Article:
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1984 by George Orwell (Author) Erich Fromm…
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1984 (original 1949; edition 1961)

by George Orwell (Author) Erich Fromm (Afterword)

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53,8898278 (4.25)1445
Member:Michael.Rooyackers
Title:1984
Authors:George Orwell (Author) Erich Fromm (Afterword)
Info:Signet Classics (1961), Paperback, 270 pages
Collections:Your library
Rating:***
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Work details

1984 by George Orwell (1949)

  1. 846
    Animal Farm by George Orwell (JGKC, haraldo)
  2. 771
    Brave New World by Aldous Huxley (nathanm, chrisharpe, MinaKelly, li33ieg, haraldo, Ludi_Ling, Morteana, Waldstein)
    li33ieg: 1984, Brave New World and Fahrenheit 451: 3 essential titles that remind us of the need to keep our individual souls pure.
    Ludi_Ling: Really, the one cannot be mentioned without the other. Actually, apart from the dystopian subject matter, they are very different stories, but serve as a great counterpoint to one another.
    Waldstein: It's essential to read Huxley's and Orwell's books together. Both present the ultimate version of the totalitarian state, but there the similarities end. While Orwell argues in favour of hate and fear, Huxley suggests that pleasure and drugs would be far more effective as controlling forces. Who was the more prescient prophet? That's what every reader should decide for his- or herself.… (more)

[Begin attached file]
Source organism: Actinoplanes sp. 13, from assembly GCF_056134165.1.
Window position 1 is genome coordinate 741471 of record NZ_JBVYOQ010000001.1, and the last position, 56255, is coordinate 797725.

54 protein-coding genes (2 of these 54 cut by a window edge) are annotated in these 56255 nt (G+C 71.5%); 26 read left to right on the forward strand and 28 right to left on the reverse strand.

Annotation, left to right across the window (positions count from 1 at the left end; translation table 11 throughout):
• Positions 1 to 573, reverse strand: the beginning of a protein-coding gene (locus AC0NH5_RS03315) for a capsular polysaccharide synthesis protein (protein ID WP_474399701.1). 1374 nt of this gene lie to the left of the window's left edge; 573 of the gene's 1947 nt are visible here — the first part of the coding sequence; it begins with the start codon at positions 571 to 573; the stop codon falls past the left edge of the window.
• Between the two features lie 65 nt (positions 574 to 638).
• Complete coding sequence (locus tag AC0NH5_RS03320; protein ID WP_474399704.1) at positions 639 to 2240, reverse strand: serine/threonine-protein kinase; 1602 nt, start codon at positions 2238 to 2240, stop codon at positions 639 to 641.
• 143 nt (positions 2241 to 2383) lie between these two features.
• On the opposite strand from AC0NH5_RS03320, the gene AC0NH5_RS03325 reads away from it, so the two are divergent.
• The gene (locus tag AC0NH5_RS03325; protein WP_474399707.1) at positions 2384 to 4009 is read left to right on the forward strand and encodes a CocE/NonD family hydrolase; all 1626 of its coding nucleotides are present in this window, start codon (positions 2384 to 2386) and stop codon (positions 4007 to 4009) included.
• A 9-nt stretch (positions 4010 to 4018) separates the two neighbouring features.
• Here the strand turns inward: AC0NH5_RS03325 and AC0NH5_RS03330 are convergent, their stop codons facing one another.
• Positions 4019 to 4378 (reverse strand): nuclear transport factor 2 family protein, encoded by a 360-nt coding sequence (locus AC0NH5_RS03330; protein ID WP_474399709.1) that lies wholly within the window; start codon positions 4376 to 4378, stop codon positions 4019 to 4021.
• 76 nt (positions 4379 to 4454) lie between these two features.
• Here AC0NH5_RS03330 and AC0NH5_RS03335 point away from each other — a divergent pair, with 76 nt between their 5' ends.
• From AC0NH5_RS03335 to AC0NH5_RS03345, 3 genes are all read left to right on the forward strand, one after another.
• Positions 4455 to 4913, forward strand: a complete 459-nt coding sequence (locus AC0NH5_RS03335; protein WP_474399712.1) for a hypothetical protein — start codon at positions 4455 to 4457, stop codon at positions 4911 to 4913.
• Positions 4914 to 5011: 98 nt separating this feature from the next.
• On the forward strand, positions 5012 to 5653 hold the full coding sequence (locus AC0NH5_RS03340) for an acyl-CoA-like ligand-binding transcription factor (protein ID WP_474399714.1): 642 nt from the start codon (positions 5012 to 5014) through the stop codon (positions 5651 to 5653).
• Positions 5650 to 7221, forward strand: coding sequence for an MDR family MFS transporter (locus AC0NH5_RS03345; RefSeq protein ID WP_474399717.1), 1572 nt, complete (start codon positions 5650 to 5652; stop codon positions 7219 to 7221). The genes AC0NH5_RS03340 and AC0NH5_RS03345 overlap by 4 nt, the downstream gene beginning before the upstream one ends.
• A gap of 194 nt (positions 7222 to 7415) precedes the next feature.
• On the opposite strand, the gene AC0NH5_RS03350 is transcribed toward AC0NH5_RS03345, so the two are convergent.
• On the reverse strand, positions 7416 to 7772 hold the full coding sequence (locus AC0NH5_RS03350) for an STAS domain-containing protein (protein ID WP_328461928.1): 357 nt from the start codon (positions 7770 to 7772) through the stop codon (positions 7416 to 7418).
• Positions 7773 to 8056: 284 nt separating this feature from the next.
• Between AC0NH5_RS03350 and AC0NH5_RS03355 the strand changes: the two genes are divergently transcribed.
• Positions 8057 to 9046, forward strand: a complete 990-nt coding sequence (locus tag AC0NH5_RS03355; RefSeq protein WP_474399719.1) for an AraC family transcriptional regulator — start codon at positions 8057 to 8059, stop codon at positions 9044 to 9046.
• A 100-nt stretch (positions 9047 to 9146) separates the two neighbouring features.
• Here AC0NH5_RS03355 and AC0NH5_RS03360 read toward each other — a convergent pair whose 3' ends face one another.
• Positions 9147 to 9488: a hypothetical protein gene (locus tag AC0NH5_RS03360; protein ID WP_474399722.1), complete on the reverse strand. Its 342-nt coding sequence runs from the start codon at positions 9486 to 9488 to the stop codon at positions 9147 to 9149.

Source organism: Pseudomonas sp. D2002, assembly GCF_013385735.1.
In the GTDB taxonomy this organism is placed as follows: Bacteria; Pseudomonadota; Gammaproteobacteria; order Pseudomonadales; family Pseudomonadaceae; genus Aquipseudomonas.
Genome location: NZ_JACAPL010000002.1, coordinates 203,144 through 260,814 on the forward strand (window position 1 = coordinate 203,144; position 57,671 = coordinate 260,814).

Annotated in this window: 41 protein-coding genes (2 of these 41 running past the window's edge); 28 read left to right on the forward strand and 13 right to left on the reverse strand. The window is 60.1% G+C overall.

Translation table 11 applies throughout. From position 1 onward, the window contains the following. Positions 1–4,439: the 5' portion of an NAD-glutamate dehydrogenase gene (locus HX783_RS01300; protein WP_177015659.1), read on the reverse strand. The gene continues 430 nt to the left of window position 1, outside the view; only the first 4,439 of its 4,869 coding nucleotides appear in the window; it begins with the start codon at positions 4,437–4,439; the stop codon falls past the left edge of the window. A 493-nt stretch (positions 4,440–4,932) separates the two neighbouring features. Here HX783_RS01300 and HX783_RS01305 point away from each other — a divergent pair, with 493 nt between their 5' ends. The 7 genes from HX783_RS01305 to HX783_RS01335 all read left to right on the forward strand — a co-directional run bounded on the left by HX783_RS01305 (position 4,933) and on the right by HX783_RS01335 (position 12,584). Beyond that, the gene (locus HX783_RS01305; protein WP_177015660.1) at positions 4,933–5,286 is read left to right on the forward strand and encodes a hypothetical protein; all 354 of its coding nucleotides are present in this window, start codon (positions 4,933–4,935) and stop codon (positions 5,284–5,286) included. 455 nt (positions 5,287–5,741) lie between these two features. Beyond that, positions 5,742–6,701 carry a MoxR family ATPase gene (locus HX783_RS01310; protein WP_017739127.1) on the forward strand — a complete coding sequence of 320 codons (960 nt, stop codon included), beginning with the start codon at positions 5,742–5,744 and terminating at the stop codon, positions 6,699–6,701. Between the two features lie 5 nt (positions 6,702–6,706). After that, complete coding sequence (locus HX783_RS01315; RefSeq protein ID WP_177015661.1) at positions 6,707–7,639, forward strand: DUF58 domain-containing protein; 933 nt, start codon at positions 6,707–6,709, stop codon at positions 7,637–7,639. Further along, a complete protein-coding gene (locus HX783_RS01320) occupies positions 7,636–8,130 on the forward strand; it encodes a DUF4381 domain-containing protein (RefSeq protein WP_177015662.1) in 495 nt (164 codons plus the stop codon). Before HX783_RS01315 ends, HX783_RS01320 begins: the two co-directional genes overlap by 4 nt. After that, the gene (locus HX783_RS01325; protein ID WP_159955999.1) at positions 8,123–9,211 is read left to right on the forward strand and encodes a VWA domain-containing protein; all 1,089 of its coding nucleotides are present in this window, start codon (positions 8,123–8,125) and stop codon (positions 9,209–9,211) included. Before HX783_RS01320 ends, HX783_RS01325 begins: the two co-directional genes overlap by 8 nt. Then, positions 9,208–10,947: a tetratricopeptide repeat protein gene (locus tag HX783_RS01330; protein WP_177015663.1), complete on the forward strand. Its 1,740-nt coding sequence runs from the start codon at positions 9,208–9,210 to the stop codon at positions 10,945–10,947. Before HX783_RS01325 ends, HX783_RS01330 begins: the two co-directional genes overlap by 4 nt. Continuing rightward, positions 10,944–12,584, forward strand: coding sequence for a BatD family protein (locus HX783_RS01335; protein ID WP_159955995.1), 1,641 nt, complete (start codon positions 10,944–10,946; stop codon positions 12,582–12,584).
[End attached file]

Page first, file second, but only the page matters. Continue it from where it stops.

3. 687
    Fahrenheit 451 by Ray Bradbury (readafew, hipdeep, Booksloth, rosylibrarian, moietmoi, haraldo, BookshelfMonstrosity)
    readafew: Both books are about keeping the people in control and ignorant.
    hipdeep: 1984 is scary like a horror movie. Fahrenheit 451 is scary like the news. So - do you want to see something really scary?
    BookshelfMonstrosity: A man's romance-inspired defiance of menacing, repressive governments in bleak futures are the themes of these compelling novels. Control of language and monitors that both broadcast to and spy on people are key motifs. Both are dramatic, haunting, and thought-provoking.… (more)
  4. 391
    A Clockwork Orange by Anthony Burgess (wosret, Anonymous user)
  5. 361
    The Handmaid's Tale by Margaret Atwood (citygirl, cflorente, wosret, norabelle414, readingwolverine)
  6. 261
    We by Yevgeny Zamyatin (hippietrail, BGP, soylentgreen23, roby72, timoroso, MEStaton, Anonymous user, Sylak)
    hippietrail: The original dystopian novel from which both Huxley and Orwell drew inspiration.
    timoroso: Zamyatin's "We" was not just a precursor of "Nineteen Eighty-Four" but the work Orwell took as a model for his own book.
    Sylak: A great influence in the writing of his own book.
  7. 3713
    Lord of the Flies by William Golding (vegetarianflautist, avid_reader25)
  8. 224